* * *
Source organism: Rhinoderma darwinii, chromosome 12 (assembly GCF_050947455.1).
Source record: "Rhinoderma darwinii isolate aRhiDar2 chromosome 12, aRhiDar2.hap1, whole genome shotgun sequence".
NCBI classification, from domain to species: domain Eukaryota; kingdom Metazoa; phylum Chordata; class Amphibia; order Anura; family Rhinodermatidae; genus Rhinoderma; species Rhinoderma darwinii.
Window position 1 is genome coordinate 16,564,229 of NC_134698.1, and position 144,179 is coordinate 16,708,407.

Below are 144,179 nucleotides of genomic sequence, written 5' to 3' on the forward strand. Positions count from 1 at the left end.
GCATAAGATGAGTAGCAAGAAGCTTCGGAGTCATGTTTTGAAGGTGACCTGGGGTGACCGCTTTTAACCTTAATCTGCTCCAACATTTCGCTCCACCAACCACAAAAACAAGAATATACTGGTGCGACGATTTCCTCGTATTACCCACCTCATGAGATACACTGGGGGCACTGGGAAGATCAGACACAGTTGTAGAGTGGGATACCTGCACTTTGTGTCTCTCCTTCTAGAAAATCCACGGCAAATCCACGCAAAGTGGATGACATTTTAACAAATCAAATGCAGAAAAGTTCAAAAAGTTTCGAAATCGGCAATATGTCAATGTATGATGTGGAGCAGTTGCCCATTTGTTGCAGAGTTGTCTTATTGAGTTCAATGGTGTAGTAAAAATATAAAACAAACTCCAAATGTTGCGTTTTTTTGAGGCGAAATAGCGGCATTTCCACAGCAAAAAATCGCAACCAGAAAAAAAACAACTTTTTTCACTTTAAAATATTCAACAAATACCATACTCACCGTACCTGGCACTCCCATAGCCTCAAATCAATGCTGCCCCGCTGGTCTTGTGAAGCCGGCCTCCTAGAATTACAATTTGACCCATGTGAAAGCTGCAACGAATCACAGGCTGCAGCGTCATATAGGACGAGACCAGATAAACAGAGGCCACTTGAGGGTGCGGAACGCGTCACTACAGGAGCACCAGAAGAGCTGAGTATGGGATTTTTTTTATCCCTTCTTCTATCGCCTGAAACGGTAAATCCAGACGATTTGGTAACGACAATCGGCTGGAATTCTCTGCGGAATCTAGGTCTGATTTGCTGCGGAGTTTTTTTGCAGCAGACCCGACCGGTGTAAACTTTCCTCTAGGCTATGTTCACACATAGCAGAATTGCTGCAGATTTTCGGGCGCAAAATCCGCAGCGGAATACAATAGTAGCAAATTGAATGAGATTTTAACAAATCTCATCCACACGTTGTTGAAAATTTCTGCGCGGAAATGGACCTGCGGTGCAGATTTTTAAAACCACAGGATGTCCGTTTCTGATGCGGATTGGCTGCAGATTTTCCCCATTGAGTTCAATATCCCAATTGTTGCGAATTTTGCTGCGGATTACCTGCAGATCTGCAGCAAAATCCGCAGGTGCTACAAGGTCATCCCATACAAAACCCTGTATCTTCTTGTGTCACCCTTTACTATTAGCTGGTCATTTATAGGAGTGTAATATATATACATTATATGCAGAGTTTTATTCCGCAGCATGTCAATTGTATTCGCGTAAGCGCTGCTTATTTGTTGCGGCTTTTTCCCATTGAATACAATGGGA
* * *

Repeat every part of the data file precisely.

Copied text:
Source organism: Rhinoderma darwinii, chromosome 12 (assembly GCF_050947455.1).
Source record: "Rhinoderma darwinii isolate aRhiDar2 chromosome 12, aRhiDar2.hap1, whole genome shotgun sequence".
NCBI classification, from domain to species: domain Eukaryota; kingdom Metazoa; phylum Chordata; class Amphibia; order Anura; family Rhinodermatidae; genus Rhinoderma; species Rhinoderma darwinii.
Window position 1 is genome coordinate 16,564,229 of NC_134698.1, and position 144,179 is coordinate 16,708,407.

Below are 144,179 nucleotides of genomic sequence, written 5' to 3' on the forward strand. Positions count from 1 at the left end.
GCATAAGATGAGTAGCAAGAAGCTTCGGAGTCATGTTTTGAAGGTGACCTGGGGTGACCGCTTTTAACCTTAATCTGCTCCAACATTTCGCTCCACCAACCACAAAAACAAGAATATACTGGTGCGACGATTTCCTCGTATTACCCACCTCATGAGATACACTGGGGGCACTGGGAAGATCAGACACAGTTGTAGAGTGGGATACCTGCACTTTGTGTCTCTCCTTCTAGAAAATCCACGGCAAATCCACGCAAAGTGGATGACATTTTAACAAATCAAATGCAGAAAAGTTCAAAAAGTTTCGAAATCGGCAATATGTCAATGTATGATGTGGAGCAGTTGCCCATTTGTTGCAGAGTTGTCTTATTGAGTTCAATGGTGTAGTAAAAATATAAAACAAACTCCAAATGTTGCGTTTTTTTGAGGCGAAATAGCGGCATTTCCACAGCAAAAAATCGCAACCAGAAAAAAAACAACTTTTTTCACTTTAAAATATTCAACAAATACCATACTCACCGTACCTGGCACTCCCATAGCCTCAAATCAATGCTGCCCCGCTGGTCTTGTGAAGCCGGCCTCCTAGAATTACAATTTGACCCATGTGAAAGCTGCAACGAATCACAGGCTGCAGCGTCATATAGGACGAGACCAGATAAACAGAGGCCACTTGAGGGTGCGGAACGCGTCACTACAGGAGCACCAGAAGAGCTGAGTATGGGATTTTTTTTATCCCTTCTTCTATCGCCTGAAACGGTAAATCCAGACGATTTGGTAACGACAATCGGCTGGAATTCTCTGCGGAATCTAGGTCTGATTTGCTGCGGAGTTTTTTTGCAGCAGACCCGACCGGTGTAAACTTTCCTCTAGGCTATGTTCACACATAGCAGAATTGCTGCAGATTTTCGGGCGCAAAATCCGCAGCGGAATACAATAGTAGCAAATTGAATGAGATTTTAACAAATCTCATCCACACGTTGTTGAAAATTTCTGCGCGGAAATGGACCTGCGGTGCAGATTTTTAAAACCACAGGATGTCCGTTTCTGATGCGGATTGGCTGCAGATTTTCCCCATTGAGTTCAATATCCCAATTGTTGCGAATTTTGCTGCGGATTACCTGCAGATCTGCAGCAAAATCCGCAGGTGCTACAAGGTCATCCCATACAAAACCCTGTATCTTCTTGTGTCACCCTTTACTATTAGCTGGTCATTTATAGGAGTGTAATATATATACATTATATGCAGAGTTTTATTCCGCAGCATGTCAATTGTATTCGCGTAAGCGCTGCTTATTTGTTGCGGCTTTTTCCCATTGAATACAATGGGA